Will deal with your next letter which I see is the last for February and leave the others for the weekend. Pleased to have your account of the Stovs & glad that in spite of the very cold weather & the long distance, you were able to get out to see them as much as you did. I have never sent them one of my Christmas photos, in fact liked them so little that I have given none away but I enclose one of each - & the next time you go up you can let them have whichever you like. If you know of any one else who would like the other - perhaps the Elgin people, although it is not too good as they have not seen yours.
You had just finished "Barchister Towers" I remember I was rather interested in both Mr. Arabin & Mrs Bold. If I remember rightly the previous history of Mrs Bold is told in "The Warden" - quite an interesting book although not so clever as the other. The warden himself always reminded me of old Canon Jones - The first Rector of "The Redeemer" & Mr James' immediate predecessor. The Archdeacon in the book, the son of the previous Bishop reminded me of the present Bishop of Toronto.
Your Irish Uncle will be having unpleasant times these days - Ireland & Quebec seem to be very much alike. Ireland certainly has no excuse the way she has been pampered all through the war.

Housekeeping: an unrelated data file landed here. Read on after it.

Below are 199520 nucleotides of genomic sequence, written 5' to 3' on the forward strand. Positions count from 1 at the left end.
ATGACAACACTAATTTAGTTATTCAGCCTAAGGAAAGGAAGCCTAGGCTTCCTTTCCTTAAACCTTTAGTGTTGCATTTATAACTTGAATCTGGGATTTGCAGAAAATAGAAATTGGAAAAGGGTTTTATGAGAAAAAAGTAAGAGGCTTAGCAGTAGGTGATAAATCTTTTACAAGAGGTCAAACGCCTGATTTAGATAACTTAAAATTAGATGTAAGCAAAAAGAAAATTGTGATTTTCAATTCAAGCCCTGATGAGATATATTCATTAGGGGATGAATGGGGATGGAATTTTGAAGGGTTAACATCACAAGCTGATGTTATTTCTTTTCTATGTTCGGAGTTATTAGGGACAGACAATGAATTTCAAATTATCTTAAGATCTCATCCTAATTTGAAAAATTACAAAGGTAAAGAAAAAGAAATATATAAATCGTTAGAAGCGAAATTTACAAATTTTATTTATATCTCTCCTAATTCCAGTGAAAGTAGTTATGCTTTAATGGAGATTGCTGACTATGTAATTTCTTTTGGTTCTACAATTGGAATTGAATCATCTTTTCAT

Have had two quieter days yesterday & today - the usual parades & quiet evenings in the billet. Only 3 of us at present in our big room so we are very comfortable & have a treasure of a servant, cleans our things well & looks aver us in every way, without having to be kept up to the mark. Very different to the man at Lydd - who made far more money & did a great deal less for it.
Times seems to go very quickly - we have a lot of odd 30 & 40 minutes during the day but no time to get down to do anything. Just a walk to the mess & a look at the papers or to write a short note. Dinner is at 7, & tea not over till nearly 5, so between we usually have a good sharp hour & a quarters walk - then up here to wash & change - breeches etc are not allowed for dinner - & down to the mess. Dinner is not a quick affair & if we come up here directly after, it is not far short of 8.30 when we arrive, so the evening is not a long one.
Freeman is busy at the other side of the table, as I write, sending a letter to his girl in verse - awful doggerel - but amusing. He got a sudden inspiration before our walk this afternoon.
An inspiration has just come to me. I will enclose only one photo for the Stovs, cut to fit the envelope, & send the other to Port Elgin when I write to Neil as I must do soon.
A lot more of the men of our Company at Maresfield are to come here next week - they are the lower men & have been lucky enough to get 6 more days leave than we did.
The great battle has lulled these last two days but will break out in fury again soon I believe. I don't see how the Germans can hold back now. The French Premier seems very confident of our holding Amiens, so I presume we have planned to do so.
I must close. This is our tenth day here. Time is still flying although it is not so much crowded with work as at Lydd.
I hope you are well & everything is going as well as possible.
With all my love